For most of her professional career, Janice has worked as a human rights advocate in the private, government, and non-profit sectors. From 2007 to 2009, she worked as a legal consultant to Anti-Slavery International and authored several reports on legal remedies to trafficking victims under British law. From 2009 – 2015, she was a researcher for two Members of British Parliament and worked on the issues of human trafficking and extraordinary rendition, advocating for legal changes to support trafficking victims and provide greater oversight of the intelligence community. She has also worked for a grassroots non-profit organization that works with the Central American immigrant community and as a research fellow studying community engagement initiatives across the United States.

In addition to her years of experience as a human rights advocate, Janice has a JD from George Washington University Law School, and a BA in History from Yale University.


Mieka Polanco

Research for Development Fellow
USAID/Lab
Washington, DC | August 2019 – Present

Mieka Polanco is a Democracy Fellow on Research for Development in the Center for Development Research and the Global Development Lab at USAID. As a fellow, Mieka backstops the Central Asia portfolio, and provides overall support for the Partnerships for Enhanced Engagement in Research (PEER) program.

Prior to her fellowship, Mieka served as a Gender, Youth, and Social Dynamics advisor at USAID's Office of Food for Peace, offering technical guidance and support for both development and emergency food programs. Before that, she spent 11 years as a professor of anthropology at James Madison University where, in addition to teaching courses on gender, race, and class across cultures, she helped found the Transforming Youth Justice initiative, a collaboration between James Madison University and the Robert F. Kennedy National Resource Center for Juvenile Justice.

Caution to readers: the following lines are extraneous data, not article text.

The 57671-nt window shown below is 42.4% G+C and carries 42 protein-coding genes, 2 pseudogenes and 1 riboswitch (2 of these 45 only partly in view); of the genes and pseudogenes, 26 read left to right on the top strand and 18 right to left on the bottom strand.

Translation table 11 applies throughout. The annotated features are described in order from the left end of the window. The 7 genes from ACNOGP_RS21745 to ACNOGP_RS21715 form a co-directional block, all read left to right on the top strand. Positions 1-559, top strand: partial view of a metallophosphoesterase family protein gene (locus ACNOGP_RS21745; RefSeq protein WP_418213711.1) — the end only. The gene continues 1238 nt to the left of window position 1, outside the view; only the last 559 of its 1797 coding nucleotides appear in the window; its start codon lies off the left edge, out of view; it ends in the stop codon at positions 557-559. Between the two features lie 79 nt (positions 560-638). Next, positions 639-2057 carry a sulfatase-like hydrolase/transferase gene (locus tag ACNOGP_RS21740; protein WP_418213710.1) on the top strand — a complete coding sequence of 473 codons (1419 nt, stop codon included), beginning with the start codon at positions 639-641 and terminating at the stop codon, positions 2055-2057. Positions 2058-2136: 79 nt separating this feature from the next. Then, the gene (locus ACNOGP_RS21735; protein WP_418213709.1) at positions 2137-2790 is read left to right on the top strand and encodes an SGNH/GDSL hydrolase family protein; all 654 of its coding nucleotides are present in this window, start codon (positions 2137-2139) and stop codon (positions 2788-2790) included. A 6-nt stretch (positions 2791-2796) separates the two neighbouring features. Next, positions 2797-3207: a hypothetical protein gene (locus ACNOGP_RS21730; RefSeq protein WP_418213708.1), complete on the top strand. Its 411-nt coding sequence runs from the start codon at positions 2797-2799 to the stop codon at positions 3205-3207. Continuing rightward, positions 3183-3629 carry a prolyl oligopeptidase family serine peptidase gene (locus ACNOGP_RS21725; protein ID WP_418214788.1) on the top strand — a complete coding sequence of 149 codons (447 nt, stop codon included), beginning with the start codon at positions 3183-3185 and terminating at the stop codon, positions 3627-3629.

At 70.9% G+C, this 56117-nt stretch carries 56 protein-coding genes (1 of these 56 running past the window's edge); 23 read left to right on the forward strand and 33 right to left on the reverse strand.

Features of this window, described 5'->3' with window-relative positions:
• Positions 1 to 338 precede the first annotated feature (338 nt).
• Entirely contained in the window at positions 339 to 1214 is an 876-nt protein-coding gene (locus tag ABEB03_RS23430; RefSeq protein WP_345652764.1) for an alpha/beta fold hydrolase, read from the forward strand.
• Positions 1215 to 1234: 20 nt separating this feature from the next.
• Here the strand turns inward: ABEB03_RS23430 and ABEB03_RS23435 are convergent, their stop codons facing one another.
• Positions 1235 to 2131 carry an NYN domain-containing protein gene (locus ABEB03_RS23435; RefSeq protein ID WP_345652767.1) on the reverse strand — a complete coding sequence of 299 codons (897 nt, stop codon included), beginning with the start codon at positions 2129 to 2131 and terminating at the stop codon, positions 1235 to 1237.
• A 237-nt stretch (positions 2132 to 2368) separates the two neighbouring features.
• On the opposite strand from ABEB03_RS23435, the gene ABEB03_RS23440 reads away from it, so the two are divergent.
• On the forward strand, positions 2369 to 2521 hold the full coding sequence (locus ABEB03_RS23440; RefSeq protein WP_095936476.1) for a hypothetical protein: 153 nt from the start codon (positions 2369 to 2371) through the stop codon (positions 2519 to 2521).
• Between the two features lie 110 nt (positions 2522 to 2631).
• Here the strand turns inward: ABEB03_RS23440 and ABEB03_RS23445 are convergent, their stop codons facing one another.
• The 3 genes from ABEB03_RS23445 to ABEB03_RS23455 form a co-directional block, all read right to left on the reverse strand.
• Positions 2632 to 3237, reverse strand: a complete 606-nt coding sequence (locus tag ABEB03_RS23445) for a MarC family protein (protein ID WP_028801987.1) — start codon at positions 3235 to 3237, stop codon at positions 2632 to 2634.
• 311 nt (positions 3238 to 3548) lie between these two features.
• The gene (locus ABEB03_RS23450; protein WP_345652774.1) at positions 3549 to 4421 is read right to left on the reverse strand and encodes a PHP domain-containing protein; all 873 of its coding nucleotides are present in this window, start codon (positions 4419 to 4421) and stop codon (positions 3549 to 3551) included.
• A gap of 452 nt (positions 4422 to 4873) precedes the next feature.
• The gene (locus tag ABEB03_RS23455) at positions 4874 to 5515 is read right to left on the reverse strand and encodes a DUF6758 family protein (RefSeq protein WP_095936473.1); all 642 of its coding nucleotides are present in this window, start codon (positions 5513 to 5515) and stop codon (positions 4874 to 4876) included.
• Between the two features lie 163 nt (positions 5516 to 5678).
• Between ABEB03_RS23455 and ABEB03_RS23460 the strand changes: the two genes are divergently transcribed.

Mieka has a PhD and MA in Anthropology from the University of Virginia, and a BA in Anthropology and Africana Studies from New York University.


Daniel N. Posner

Research and Policy Fellow
USAID/DCHA/DRG | Learning Division
Washington, DC | February 2018 – Present

Daniel Posner serves as a part-time Democracy Fellow for Research and Policy in the Learning Division within the Center of Excellence on Democracy, Human Rights, and Governance (DRG Center) in the Bureau for Democracy, Conflict, and Humanitarian Assistance (DCHA) at USAID. He advises USAID on how to measure democratic change and the effects of DRG assistance in their research projects, co-leads the development of the 2018-19 DRG learning agenda for future research and literature reviews, and advocates for DRG Learning to senior officials at USAID, the Department of State, and various stakeholder organizations.